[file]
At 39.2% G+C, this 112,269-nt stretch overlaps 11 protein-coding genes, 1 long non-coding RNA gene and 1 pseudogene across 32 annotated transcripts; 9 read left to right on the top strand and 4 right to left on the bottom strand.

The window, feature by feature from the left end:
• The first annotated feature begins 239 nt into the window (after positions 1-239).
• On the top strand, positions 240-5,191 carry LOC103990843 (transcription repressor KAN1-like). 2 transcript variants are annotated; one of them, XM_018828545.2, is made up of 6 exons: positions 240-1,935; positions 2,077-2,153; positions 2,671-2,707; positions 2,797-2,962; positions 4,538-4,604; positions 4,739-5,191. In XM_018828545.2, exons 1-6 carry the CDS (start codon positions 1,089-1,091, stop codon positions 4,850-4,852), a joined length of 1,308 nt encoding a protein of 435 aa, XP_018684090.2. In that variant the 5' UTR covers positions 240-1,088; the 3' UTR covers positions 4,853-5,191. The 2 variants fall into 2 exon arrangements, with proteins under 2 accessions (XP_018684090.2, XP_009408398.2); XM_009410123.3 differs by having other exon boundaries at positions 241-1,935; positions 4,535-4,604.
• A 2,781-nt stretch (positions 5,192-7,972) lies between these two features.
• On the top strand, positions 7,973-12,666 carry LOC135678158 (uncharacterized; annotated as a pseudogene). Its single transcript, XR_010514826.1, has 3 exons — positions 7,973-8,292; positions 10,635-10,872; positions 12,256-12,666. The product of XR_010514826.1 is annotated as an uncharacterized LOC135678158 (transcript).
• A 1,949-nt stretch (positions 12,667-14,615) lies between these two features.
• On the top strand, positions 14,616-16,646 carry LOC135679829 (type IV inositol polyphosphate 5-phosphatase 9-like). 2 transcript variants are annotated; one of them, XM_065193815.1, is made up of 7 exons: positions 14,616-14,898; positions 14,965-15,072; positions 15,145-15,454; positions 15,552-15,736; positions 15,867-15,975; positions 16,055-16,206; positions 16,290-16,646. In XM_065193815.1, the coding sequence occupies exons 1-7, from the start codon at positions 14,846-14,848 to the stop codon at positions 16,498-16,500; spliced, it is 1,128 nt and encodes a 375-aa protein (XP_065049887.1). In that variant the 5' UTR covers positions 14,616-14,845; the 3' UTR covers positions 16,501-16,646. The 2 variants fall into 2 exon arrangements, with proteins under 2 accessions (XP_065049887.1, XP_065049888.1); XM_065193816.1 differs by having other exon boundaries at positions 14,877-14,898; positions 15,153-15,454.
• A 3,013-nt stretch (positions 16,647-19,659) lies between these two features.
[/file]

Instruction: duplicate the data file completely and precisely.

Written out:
At 39.2% G+C, this 112,269-nt stretch overlaps 11 protein-coding genes, 1 long non-coding RNA gene and 1 pseudogene across 32 annotated transcripts; 9 read left to right on the top strand and 4 right to left on the bottom strand.

The window, feature by feature from the left end:
• The first annotated feature begins 239 nt into the window (after positions 1-239).
• On the top strand, positions 240-5,191 carry LOC103990843 (transcription repressor KAN1-like). 2 transcript variants are annotated; one of them, XM_018828545.2, is made up of 6 exons: positions 240-1,935; positions 2,077-2,153; positions 2,671-2,707; positions 2,797-2,962; positions 4,538-4,604; positions 4,739-5,191. In XM_018828545.2, exons 1-6 carry the CDS (start codon positions 1,089-1,091, stop codon positions 4,850-4,852), a joined length of 1,308 nt encoding a protein of 435 aa, XP_018684090.2. In that variant the 5' UTR covers positions 240-1,088; the 3' UTR covers positions 4,853-5,191. The 2 variants fall into 2 exon arrangements, with proteins under 2 accessions (XP_018684090.2, XP_009408398.2); XM_009410123.3 differs by having other exon boundaries at positions 241-1,935; positions 4,535-4,604.
• A 2,781-nt stretch (positions 5,192-7,972) lies between these two features.
• On the top strand, positions 7,973-12,666 carry LOC135678158 (uncharacterized; annotated as a pseudogene). Its single transcript, XR_010514826.1, has 3 exons — positions 7,973-8,292; positions 10,635-10,872; positions 12,256-12,666. The product of XR_010514826.1 is annotated as an uncharacterized LOC135678158 (transcript).
• A 1,949-nt stretch (positions 12,667-14,615) lies between these two features.
• On the top strand, positions 14,616-16,646 carry LOC135679829 (type IV inositol polyphosphate 5-phosphatase 9-like). 2 transcript variants are annotated; one of them, XM_065193815.1, is made up of 7 exons: positions 14,616-14,898; positions 14,965-15,072; positions 15,145-15,454; positions 15,552-15,736; positions 15,867-15,975; positions 16,055-16,206; positions 16,290-16,646. In XM_065193815.1, the coding sequence occupies exons 1-7, from the start codon at positions 14,846-14,848 to the stop codon at positions 16,498-16,500; spliced, it is 1,128 nt and encodes a 375-aa protein (XP_065049887.1). In that variant the 5' UTR covers positions 14,616-14,845; the 3' UTR covers positions 16,501-16,646. The 2 variants fall into 2 exon arrangements, with proteins under 2 accessions (XP_065049887.1, XP_065049888.1); XM_065193816.1 differs by having other exon boundaries at positions 14,877-14,898; positions 15,153-15,454.
• A 3,013-nt stretch (positions 16,647-19,659) lies between these two features.